Almost all of us can improve our seated posture, especially when we are working at the computer. Beautiful posture can help you look slimmer, taller and more youthful. It can also help you feel more confident.
“Sit up straight!”
For most people, correcting posture typically involves two short steps.
The first step is to catch yourself slouching at your desk. The problem here is that this kind of awareness is sporadic. The way we sit is habitual and, when busy, we tend not to focus on our posture.
The second step is to snap ourselves to attention like a Drill Sergeant has just shouted at us. You might force yourself to stop slouching for — ooh… for about 10 seconds — before returning to your habitual ways.
Well, the good news is that, through developing better body awareness, you can dramatically improve the way you sit at your desk.
While many people imagine that it is tiring holding good posture all day, the opposite is true. If you build up a good, natural posture through awareness you actually feel a lot less tired at the end of the day. You will feel and look more confident and you might find your outlook on life becomes more positive.
Ready to get started? Let’s go!
1. Make friends with your sit bones. Sit comfortably on your chair and have your feet hip distance apart, with your feet flat on the floor. Check that your hips are just above your knees. You may need to adjust the height of your chair to achieve this.
This sitting position reduces compression in the hip joints as well as lower back and allows you to take some weight through your legs and into the floor. By having your feet in contact with the floor you are also providing yourself with energetic grounding and stability.
Now, bring your awareness to the part of your body that is in contact with the chair seat. Can you feel your sit bones?
To deepen your awareness, you can use your hands to feel them. Place a hand under each buttock and locate the region where the buttock and back of the thigh meet. Press in with your fingers until you feel a bony prominence on each side — these are your sit bones.
To sit tall these bones should bear most of your weight when you are seated. Can you feel each sit bone equally, or can you feel one side slightly more than the other?
Make small adjustments to the amount of weight through each foot, to adjust the weight you take through your sit bones. Experiment with the amount of pressure through each foot to adjust one side, and then the other. Are you sitting more evenly and solidly on your chair? Take a couple of breaths — slowly and deeply — to integrate this new awareness.
2. Sense your natural spinal curves. Now, bring your awareness to your lower back and become aware of the natural curve in your lower spine. Gently take your weight back — just a little — and allow you pelvis to roll so that you are sitting more on your tailbone.
Did you notice how your feet naturally lose their connection with the floor? Now, take your weight further onto the tailbone, by rolling through your pelvis. Can you feel yourself beginning to slouch and how the shoulders hunch forward, as you roll back? Explore this movement slowly —going backward and forward, becoming aware of the connection between rolling onto the tailbone and the slouching position. When you sit behind your sit bones your body has to compensate. Your chest and abdomen collapse in and your head has a tendency to stick out. Prolonged slouching will stress your body, especially your neck, shoulders and back. Notice also, how this posture flattens the curve in your lower back?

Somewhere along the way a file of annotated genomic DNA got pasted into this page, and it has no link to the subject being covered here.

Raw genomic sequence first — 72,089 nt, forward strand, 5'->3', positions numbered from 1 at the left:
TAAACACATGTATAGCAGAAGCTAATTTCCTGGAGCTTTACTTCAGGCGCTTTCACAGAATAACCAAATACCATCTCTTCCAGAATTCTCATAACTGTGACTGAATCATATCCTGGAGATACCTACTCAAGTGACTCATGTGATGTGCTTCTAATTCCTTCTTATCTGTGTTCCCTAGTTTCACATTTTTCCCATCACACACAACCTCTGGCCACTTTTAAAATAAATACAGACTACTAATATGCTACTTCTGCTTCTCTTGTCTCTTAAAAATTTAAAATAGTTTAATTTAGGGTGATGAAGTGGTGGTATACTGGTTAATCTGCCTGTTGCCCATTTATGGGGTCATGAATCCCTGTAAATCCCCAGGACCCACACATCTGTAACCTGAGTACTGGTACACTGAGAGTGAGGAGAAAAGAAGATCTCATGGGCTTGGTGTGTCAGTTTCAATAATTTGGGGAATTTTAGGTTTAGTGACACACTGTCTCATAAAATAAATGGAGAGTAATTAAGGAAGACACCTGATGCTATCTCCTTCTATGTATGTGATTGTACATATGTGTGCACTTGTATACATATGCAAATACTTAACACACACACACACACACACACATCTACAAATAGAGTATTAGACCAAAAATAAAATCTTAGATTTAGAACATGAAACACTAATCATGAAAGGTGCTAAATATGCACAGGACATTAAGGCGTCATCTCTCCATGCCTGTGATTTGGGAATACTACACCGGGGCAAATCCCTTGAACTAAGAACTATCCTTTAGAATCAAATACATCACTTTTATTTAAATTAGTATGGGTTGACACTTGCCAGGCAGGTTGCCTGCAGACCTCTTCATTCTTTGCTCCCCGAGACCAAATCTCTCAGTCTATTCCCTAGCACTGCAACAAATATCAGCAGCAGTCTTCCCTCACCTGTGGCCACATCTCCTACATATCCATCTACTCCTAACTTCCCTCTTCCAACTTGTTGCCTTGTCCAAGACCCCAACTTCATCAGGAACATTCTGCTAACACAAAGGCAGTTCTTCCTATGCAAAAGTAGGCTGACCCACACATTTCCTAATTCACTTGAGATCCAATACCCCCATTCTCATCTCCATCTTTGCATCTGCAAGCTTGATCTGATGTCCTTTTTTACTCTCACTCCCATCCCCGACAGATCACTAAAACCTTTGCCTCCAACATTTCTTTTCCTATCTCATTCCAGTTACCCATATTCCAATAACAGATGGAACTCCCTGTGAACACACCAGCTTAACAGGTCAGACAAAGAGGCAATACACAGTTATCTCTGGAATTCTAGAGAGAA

Now, come back to your sit bones, and feel the difference in the alignment of your spine. Again take a couple of breaths — slowly and deeply — allow this awareness to permeate deeply.
3. Integrate from toes to crown. Gently draw your pelvic floor muscles in and up as you activate your abdominal muscles. Ensure that you can still breathe deeply.
Very gently engage the muscles between your shoulder blades— to smoothly draw the shoulders back and help open the chest. Check that this muscle activation feels natural and relaxed, and not forced or military style.
Tuck the chin very slightly just so that you can feel a lengthening through the back of the neck. Soften your face and check that you have no tension in your jaw by consciously relaxing it.
Keeping this position, and with both feet gently, but firmly pushing into the floor, take your awareness to the very top of your head. Imagine length through your entire spine with your heart over your hips and your head over your heart.
Inhale and feel your whole body expand. Exhale, and allow any remaining tension to leave the body along with the breath — while maintaining your new shape.
How do you feel?
Close your eyes and take a couple of breaths to fully integrate this heightened body awareness into your consciousness. Movement and posture are habitual, and your body will initially ask you to return it to a more familiar position. With regular practice, sitting tall will become your new habit and you will observe the positive changes in your body and mind.